|Margie, John Dugdale|
My name is Claire, and I study painting and ceramics at Bennington College in Vermont. Each year, students are sent out (over the coldest winter months) to work internships related to our studies and, if we’re lucky, our passions. I chose Visual AIDS.
Before arriving in New York City, I had a vision of myself strutting down the crowded streets, head held high, relishing the fact that I had the opportunity to work in this amazing city. Of course, my pretty little bubble of naiveté was promptly popped as I stepped out of Penn Station. I was slammed by an icy, biting wind, and more than a few people, on my way to Visual AIDS.
After a few exhilarating and exhausting days, I began to get the hang of navigating busy streets and an even busier office. I started my internship with Visual AIDS right before Postcards From the Edge. When I arrived, the office was a beehive of activity and artwork. I knew that this was my kind of place.
I was quick to find Visual AIDS encompasses many of my passions: art, artists, sexual health, and non-profits. Before this winter, I have mostly kept my interest in art and sexual health separate. I was very excited to have the opportunity to explore the combination at Visual AIDS.
|Healing HIV (1999), Eduardo Mirales|
At the tail end of my internship I began my investigation for this “blog” gallery, reviewing the Frank Moore Archive Project. When I began browsing the images, I assumed I would see specific subjects related to HIV/AIDS—love, sex, drugs, death, etc. All of these can also be found in the art world at large, but within the context of the archive these themes seem to be rooted in a stark honesty.
I could easily have found, and compiled an array of works focused on any of the aforementioned motifs, but I had my own ideas of themes that I wanted to emphasize. Chiefly, I was interested in loneliness, a subject I explore in my own work, and that I find in abundance in our hyper-connected world in which there is an immense amount of communication and so little connection. In my search, I found a sense of loneliness, specifically in reaction to the initial physical and psychological isolation that was so prevalent in the early stages of the epidemic, and in response to the ongoing discrimination and isolation an HIV+ diagnosis still holds.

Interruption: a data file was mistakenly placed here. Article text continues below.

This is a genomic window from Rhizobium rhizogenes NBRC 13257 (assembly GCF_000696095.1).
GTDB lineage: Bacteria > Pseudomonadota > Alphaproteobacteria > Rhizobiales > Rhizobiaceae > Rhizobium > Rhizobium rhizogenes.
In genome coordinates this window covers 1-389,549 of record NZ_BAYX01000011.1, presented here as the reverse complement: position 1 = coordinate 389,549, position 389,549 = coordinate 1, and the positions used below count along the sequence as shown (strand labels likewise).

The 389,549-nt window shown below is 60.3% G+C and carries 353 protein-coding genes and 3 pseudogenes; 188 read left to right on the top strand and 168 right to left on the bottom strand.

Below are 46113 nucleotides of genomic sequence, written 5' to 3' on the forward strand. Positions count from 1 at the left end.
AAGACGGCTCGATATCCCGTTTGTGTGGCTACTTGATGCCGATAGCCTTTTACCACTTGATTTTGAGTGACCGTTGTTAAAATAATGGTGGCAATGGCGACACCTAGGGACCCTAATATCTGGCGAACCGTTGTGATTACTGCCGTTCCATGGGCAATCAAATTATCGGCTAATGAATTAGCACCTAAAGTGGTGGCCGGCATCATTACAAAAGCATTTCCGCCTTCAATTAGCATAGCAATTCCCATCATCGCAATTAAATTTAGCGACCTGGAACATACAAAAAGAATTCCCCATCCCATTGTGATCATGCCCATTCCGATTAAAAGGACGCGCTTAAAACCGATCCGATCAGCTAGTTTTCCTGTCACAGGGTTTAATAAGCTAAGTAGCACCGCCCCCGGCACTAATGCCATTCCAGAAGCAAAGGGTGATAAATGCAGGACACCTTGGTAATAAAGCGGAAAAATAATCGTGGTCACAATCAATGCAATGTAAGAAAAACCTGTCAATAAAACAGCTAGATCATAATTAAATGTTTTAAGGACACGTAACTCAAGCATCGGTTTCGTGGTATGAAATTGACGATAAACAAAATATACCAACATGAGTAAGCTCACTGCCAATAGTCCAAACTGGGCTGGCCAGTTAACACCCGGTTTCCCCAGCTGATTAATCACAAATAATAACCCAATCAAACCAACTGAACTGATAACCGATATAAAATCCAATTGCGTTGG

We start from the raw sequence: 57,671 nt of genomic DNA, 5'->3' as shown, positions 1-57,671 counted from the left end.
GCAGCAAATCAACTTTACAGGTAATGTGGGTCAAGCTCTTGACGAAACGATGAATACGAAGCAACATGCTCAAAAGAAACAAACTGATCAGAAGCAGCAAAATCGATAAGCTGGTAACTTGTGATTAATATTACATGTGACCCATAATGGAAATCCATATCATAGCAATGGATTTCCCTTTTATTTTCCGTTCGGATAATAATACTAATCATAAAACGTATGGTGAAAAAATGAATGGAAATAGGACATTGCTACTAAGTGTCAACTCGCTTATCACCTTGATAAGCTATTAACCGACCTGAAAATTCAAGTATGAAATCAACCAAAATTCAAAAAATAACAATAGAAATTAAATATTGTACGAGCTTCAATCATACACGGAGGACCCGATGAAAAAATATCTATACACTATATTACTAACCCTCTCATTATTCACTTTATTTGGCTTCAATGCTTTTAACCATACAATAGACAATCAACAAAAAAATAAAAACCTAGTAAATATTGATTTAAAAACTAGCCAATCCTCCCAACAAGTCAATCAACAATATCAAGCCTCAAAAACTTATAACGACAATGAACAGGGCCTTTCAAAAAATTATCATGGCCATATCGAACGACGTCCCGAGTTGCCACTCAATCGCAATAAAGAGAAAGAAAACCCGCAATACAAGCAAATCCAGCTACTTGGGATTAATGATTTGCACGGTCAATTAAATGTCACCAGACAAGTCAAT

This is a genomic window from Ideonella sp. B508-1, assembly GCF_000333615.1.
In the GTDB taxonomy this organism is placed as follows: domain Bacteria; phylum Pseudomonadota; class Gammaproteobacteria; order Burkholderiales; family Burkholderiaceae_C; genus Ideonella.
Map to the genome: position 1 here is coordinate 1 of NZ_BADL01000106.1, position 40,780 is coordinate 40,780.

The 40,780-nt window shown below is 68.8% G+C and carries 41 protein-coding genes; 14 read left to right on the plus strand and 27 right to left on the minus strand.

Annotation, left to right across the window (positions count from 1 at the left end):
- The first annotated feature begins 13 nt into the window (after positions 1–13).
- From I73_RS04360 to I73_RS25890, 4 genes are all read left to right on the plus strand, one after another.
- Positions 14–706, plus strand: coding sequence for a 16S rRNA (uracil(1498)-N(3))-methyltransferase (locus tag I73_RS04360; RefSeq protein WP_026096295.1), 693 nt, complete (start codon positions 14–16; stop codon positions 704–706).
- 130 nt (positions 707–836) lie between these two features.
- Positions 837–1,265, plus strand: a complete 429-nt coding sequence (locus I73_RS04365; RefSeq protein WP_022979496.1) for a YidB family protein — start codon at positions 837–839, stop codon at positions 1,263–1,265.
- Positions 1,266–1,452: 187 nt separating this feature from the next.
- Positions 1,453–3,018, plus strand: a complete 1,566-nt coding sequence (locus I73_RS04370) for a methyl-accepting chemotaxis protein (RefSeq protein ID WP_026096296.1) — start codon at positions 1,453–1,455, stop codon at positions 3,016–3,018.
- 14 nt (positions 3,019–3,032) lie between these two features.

|Loneliness (1994), Carlos Gutierrez-Solana, Untitled (1982), Keith Haring|
In direct juxtaposition to the loneliness, I also discovered a deep sense of companionship and simple necessity of comfort that quickly equaled, and perhaps surpassed, the number of works focused on loneliness. The correlation between these two emotions is undeniable, especially in conjuncture with the effect of AIDS.
After just a few hours of browsing the archive, it seemed as though I was going to have an ever-growing list of potential pieces to highlight in this entry. When I finally bit the bullet and started to narrow my choices, I spent hours agonizing contemplation before coming up with just six pieces; three for companionship, be it the hands of a dancing couple, or an animated embrace; and three for loneliness shown in solitude, or explained repeatedly across an image.
|Radical Faeries Series (1986), Albert Winn, Well of Loneliness (1997), Yolanda|
Over the course of my time here I have learned much more about what it means to live with HIV/AIDS, the LGBT community, and myself. I have greatly appreciated handling work from artists such as Yoko Ono, Philip Pearlstein, and Ed Ruscha, but the talent housed within the Frank Moore Archive is truly inspiring. I have to thank Amy, Nelson, Ted and my fellow intern for their warm welcome, instruction on what it takes to run a non-profit arts organization, and our hilariously sardonic lunchtime conversations.
Claire Elam is a painter and sculptor currently studying at Bennington College. Elam is interested n exploring loneliness, and the disconnect between our hyper communicative world, and our lack of connection.